That means I need to have finished the novel by July 1 — fully polished, which means my rough draft needs to have been completed by June 1. As I know I take about three months for me to write a novel that means I need to have started the novel by March 1 … which means I should have outlines and completed my research by March 1. All this means I need to have started my outlining/research by February 1. Each one of these dates is a short-term goal.

My immediate goal would be to know what I’m writing on for 1-2 weeks out. Specific immediate goals like, “finish Act 1 this week.” Or “write chapters 3, 4, and 5 this week.”

Note: The shorter the time, the more detailed the goal will be.

Mostly, when goal setting, I figure out what my endpoint is and work backwards on what it will take for me to get there. Writers who are not familiar with scheduling techniques will often either give themselves way too much time to get something done … or way too little. Goal setting and scheduling is a skill that gets better with practice and experience.

Q: How do you know when to pivot?

A: Generally speaking, if you find yourself miserable and you do not enjoy what you are working on, you should pivot to a different project. If you are not inspired by writing short stories, work on long ones. If you discover that you would rather paint than write, paint. If you sit down to write and you are uninspired or get no joy out of it … or anything you’ve written, you might need to pivot to something creatively different altogether.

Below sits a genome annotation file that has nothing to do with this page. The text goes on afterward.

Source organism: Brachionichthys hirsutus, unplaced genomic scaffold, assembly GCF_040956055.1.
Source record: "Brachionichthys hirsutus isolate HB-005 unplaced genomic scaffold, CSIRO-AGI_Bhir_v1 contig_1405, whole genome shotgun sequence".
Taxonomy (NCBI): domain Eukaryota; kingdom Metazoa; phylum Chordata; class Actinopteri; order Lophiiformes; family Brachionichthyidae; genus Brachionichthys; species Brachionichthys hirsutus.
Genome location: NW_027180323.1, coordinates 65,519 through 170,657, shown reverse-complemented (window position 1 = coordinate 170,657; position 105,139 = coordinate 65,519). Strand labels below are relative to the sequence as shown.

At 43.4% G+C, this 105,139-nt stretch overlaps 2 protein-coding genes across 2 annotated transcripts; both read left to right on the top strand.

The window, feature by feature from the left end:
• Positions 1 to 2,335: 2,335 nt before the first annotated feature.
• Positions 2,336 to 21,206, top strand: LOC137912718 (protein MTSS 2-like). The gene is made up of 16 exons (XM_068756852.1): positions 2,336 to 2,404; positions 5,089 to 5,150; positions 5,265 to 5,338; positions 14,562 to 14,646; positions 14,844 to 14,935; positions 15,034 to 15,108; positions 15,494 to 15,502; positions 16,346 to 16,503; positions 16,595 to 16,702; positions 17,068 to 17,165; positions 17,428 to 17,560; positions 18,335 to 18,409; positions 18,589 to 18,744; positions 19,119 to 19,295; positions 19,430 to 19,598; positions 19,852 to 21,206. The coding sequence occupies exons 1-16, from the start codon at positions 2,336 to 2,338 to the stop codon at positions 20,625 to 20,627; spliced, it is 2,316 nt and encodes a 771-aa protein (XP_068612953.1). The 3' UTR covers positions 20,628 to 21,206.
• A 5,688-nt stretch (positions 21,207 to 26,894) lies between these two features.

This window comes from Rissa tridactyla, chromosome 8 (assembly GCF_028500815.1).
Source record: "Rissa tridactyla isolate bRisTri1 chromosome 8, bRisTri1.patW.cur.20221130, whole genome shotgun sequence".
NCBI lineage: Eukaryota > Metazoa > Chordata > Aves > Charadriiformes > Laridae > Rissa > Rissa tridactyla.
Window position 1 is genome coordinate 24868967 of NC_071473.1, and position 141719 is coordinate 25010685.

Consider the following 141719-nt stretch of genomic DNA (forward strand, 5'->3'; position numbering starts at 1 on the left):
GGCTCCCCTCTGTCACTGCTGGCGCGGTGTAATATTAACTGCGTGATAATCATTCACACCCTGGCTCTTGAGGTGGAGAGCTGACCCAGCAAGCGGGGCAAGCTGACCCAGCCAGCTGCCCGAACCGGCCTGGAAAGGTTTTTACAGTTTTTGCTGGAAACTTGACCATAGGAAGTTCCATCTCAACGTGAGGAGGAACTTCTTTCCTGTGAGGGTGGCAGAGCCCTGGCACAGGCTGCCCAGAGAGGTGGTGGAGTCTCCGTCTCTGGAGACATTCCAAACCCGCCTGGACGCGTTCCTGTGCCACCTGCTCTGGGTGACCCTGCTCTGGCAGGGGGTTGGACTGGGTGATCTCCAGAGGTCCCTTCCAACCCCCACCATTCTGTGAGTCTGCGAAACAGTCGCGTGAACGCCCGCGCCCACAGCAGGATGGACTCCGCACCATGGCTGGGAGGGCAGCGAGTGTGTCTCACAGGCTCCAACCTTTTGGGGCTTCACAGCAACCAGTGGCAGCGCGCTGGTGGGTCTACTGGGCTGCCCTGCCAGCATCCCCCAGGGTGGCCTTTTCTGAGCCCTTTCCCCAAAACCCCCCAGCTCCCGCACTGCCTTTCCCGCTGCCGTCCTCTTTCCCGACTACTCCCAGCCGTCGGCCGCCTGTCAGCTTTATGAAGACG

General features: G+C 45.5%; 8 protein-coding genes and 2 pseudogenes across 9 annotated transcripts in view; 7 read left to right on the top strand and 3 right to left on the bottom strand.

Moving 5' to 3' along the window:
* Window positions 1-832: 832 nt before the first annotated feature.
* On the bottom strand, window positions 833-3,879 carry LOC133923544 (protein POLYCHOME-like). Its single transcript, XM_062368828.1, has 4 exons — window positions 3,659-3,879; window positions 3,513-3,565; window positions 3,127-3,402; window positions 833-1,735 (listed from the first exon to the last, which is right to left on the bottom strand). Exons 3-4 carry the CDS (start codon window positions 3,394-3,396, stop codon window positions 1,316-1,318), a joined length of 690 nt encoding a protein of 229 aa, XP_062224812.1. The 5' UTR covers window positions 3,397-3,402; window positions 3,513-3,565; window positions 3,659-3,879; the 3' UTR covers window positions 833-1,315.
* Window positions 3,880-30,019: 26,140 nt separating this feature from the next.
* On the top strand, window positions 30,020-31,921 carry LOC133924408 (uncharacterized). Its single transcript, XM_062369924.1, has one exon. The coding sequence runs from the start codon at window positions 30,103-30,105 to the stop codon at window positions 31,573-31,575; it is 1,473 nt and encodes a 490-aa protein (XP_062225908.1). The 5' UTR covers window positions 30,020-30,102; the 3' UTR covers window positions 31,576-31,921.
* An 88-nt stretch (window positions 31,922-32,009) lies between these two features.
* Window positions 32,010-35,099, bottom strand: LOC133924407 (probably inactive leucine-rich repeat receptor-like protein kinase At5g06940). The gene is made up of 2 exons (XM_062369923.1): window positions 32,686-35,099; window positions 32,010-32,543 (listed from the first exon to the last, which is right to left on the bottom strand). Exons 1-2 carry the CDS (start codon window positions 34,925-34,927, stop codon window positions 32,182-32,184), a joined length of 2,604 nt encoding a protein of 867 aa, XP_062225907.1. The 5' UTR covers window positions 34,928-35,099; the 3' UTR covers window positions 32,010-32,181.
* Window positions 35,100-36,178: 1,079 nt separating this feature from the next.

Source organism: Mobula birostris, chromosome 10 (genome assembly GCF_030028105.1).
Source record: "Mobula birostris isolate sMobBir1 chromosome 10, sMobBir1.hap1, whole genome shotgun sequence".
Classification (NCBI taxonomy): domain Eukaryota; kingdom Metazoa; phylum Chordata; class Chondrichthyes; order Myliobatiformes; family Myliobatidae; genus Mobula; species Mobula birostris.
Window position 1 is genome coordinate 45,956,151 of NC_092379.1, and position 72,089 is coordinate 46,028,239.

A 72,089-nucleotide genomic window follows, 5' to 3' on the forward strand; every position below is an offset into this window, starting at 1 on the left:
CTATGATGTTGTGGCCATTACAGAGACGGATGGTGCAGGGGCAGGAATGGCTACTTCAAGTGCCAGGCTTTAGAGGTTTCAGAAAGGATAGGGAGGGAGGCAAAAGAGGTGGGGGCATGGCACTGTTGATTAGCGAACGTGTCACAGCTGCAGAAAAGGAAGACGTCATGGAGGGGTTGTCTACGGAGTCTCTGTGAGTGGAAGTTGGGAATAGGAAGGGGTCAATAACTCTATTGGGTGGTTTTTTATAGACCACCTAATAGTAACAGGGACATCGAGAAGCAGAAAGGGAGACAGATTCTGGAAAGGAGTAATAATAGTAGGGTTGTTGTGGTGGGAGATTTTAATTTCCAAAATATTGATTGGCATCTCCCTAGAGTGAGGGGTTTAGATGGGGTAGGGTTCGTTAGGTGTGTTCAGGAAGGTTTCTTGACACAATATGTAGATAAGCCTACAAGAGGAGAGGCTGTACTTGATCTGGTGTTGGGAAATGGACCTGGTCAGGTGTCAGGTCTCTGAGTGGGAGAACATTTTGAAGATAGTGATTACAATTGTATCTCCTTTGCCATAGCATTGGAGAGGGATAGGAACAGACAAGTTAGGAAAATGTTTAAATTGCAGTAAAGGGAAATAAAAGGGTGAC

Writing is a creative endeavor that can be browbeaten into submission, but I believe it would show in your work. This is different from the “don’t wannas.” Every writer gets that. Same with the “second sock syndrome.” Plotbunnies are legion. If you keep getting new ideas and you don’t want to finish the old one, that’s just being a writer. But, if you need to pull an idea out of your head with wild horses and you have nothing else you’d rather write, then maybe you aren’t suited to writing. There’s no crime in that.

Pivoting comes when you need a break, you are burned out, or writing just wasn’t for you. Work with your hands and give your creative well a break. Let your mind rest and see what urges come forth. Maybe you’d rather garden or bake. Or play video games on Twitch. Maybe you want to sculpt things in clay. Maybe you just need to step back from the written word for a while. When you start daydreaming about writing again, that’s the time to get back into it.

Of course, if your “day job” is writing … you may not have the opportunity to take a break from it. That, my friends, is a whole different kettle of fish not in the scope of this article.

Q: Can you talk about going on hiatus, and coming back?

A: Life happens. Loved ones need help or die. Little ones are born. Sometimes you need to step away from writing completely for months … or years. Sometimes life forces this decision. Sometimes, it is the writer who decides they are done for the time being and need to turn away from the mountain. This is not a crime. It is not taboo. Writers need to take breaks. They are allowed to choose to do so.